Most of the candidates plan a round of voter meeting-and-greeting for Tuesday morning -- creating a sense of casualness that belies what will be happening at their campaign headquarters. For months, the campaigns have built get-out-the-vote efforts considered a major key to winning here; phone banks in campaign offices across the state will be busy as volunteers and staff call voters to make sure they go to the polls.

Bush's campaign refused to disclose his plans for Tuesday. Instead, reporters wishing to watch him shake hands and make his last-minute pitch for votes would have to meet him at his hotel early Tuesday, when he plans to leave for the day, spokeswoman Janna Nuzum said.

"I know that's unholy of us," she said.

For some candidates, Tuesday's results are likely to be a bitter pill. Republican Gary Bauer, whose socially conservative message has not attracted much support, is likely to finish in the low single digits if polling numbers hold true. Such a finish in New Hampshire usually triggers party pressure to leave the race.

It was a question he faced repeatedly Monday, when Bauer also faced the embarrassment of accidentally falling off a stage during a pancake 'flip-off' campaign event.

"I'm a fighter," he told reporters Monday. "I've outlasted some big names, including Elizabeth Dole and Orrin Hatch.

"I'm doing this," he continued, "because I have superior confidence to fight for conservative ideals as much as Gore and Clinton have in fighting for their liberal ideals."

Publisher Steve Forbes, who finished second in last week's Iowa caucuses, may face some of the same pressure if he fails to finish third or better in New Hampshire. However, with the independent resources available to him because of his wealth, Forbes appears unlikely to succumb to such pressure.

ELECTION 2000

As New Hampshire primary looms, candidates set sights on voters (1-29-00)

Bradley: Might invoke 25th Amendment for heart procedure if needed (1-29-00)

Gore's lead over Bradley slips (1-29-00)

Candidates pick up pace, endorsements, in final days of New Hampshire campaign (1-28-00)

Des Moines Register: Attendance drops substantially for Iowa caucuses (1-28-00)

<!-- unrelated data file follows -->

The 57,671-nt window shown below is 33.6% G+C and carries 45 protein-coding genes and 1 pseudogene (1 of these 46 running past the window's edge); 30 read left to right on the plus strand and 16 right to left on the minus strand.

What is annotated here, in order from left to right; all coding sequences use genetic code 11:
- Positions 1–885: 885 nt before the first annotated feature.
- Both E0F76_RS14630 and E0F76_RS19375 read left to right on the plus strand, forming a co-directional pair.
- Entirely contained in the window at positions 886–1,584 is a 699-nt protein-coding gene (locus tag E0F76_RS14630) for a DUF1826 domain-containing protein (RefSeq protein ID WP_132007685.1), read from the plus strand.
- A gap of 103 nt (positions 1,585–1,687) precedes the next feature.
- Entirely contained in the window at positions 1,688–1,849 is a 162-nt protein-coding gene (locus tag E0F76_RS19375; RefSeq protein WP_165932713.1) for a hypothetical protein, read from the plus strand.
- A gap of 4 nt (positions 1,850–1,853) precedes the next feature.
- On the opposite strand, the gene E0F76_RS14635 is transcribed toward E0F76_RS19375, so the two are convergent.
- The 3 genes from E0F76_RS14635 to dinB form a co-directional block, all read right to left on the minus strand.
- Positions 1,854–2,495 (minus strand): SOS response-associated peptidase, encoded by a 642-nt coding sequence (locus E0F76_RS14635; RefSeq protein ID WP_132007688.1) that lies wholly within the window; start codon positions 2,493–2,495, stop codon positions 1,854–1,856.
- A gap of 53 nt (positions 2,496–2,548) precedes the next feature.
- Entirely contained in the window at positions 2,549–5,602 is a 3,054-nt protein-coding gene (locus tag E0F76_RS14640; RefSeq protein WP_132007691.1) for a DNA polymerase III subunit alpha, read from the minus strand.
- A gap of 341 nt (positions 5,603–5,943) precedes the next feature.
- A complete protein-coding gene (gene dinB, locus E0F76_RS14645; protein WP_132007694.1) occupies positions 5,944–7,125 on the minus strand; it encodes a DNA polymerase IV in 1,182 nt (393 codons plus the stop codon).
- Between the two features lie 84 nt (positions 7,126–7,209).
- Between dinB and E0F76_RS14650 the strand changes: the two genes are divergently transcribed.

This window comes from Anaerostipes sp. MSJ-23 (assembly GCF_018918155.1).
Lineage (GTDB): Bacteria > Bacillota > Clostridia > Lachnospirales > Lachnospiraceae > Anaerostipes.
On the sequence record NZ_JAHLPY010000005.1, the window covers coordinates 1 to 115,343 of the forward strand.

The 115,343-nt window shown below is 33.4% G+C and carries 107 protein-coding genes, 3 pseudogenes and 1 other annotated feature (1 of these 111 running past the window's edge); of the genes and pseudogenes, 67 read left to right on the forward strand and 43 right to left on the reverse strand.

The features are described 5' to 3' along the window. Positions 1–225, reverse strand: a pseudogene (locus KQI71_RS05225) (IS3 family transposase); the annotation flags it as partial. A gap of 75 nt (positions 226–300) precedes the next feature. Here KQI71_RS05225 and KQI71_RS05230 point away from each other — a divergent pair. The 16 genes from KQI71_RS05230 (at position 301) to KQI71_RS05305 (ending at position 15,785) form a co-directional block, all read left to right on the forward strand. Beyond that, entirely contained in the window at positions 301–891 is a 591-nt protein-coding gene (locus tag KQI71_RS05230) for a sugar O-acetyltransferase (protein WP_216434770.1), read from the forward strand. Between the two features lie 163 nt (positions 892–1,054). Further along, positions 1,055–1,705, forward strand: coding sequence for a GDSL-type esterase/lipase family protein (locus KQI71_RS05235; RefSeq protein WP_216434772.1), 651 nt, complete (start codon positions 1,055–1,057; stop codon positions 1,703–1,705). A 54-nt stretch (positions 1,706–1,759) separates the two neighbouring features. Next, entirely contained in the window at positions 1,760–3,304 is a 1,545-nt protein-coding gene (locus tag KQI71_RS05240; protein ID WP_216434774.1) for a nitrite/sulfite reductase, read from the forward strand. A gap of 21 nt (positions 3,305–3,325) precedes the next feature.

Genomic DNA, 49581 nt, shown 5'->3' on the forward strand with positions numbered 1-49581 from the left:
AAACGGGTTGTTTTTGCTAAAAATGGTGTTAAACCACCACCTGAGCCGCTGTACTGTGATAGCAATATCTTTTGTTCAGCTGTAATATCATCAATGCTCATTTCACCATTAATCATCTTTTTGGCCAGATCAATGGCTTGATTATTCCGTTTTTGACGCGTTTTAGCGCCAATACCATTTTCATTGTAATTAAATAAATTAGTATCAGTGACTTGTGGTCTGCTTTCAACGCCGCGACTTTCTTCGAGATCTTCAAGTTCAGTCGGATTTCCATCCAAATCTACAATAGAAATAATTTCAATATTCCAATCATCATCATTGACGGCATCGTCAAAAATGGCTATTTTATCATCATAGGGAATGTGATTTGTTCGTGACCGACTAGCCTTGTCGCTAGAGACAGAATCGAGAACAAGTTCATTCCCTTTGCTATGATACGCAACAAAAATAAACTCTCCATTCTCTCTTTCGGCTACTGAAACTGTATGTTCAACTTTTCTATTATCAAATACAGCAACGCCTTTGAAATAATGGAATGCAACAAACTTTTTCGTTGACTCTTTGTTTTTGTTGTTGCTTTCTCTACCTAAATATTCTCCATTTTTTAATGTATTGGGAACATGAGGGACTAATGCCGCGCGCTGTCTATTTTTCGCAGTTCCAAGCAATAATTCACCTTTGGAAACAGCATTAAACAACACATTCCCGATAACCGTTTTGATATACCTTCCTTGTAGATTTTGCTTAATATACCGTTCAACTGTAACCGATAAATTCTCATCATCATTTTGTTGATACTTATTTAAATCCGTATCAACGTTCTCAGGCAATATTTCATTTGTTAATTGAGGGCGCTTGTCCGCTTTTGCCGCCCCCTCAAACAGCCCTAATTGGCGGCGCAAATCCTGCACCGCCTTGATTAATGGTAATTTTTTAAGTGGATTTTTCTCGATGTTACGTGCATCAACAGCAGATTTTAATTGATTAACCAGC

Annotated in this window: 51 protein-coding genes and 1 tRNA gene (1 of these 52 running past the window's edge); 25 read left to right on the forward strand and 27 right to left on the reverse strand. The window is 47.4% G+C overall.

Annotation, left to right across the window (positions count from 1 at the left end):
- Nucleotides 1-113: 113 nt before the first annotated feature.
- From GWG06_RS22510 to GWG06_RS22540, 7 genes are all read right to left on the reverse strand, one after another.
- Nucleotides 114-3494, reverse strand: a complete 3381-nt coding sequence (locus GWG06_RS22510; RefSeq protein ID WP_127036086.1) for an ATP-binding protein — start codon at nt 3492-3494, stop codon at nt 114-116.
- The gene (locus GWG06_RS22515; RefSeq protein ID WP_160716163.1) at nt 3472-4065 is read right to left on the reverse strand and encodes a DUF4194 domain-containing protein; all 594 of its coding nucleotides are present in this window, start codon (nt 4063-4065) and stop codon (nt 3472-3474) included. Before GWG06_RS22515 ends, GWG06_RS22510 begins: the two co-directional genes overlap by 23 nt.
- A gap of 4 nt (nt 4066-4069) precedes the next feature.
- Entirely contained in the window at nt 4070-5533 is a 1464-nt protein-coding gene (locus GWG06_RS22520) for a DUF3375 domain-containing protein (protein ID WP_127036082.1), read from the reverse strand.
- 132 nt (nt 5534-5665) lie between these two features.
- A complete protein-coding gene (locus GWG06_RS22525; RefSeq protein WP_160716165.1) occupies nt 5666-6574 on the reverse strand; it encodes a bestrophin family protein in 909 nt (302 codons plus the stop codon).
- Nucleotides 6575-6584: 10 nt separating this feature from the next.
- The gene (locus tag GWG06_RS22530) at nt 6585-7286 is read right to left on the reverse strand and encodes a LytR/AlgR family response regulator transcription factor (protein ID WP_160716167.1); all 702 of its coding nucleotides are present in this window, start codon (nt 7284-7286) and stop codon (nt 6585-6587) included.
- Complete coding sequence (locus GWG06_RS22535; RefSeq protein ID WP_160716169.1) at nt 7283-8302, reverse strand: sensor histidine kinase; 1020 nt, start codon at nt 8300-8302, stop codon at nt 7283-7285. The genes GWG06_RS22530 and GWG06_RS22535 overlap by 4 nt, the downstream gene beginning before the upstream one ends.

Bradley continues to hammer at Gore's honesty in campaign appearances (1-27-00)

MORE HEADLINES



CALENDAR

See how quickly the primary and caucus season will take off with this calendar.



VIDEO

Watch selected policy speeches and campaign commercials from the major presidential candidates.



WHAT'S AT STAKE

What's at stake in Election 2000
Senate Overview
House Overview
Governors Overview



CANDIDATE BIOS

Quick takes on the White House hopefuls.



RACES

If you need to know who's up in 1999 or 2000 and what seats are open launch this quick guide.



THE STATES

Who are your elected officials? What is the past presidential vote and number of electoral votes in your state? Find out with these state political and election facts.



POLLS

Check out the latest numbers or dig back into the poll archives.



WHO'S IN-WHO'S OUT

Who is running, who isn't running and who has already dropped out? Check out our tally sheet.



FOLLOW THE MONEY

How much money have the candidates raised? Here are their quarterly reports to the Federal Election Commission.



E-MAIL UPDATES

Receive news about a candidate by e-mail.

Your e-mail address: Mind-it Button



MESSAGE BOARDS

Democratic Presidential Primary

GOP Presidential Primary

Third Party Candidates




MORE STORIES:

Monday, January 31, 2000


Search CNN/AllPolitics
          Enter keyword(s)       go    help





© 2000 Cable News Network, Inc. All Rights Reserved.
Terms under which this service is provided to you.
Read our privacy guidelines.
Who we are.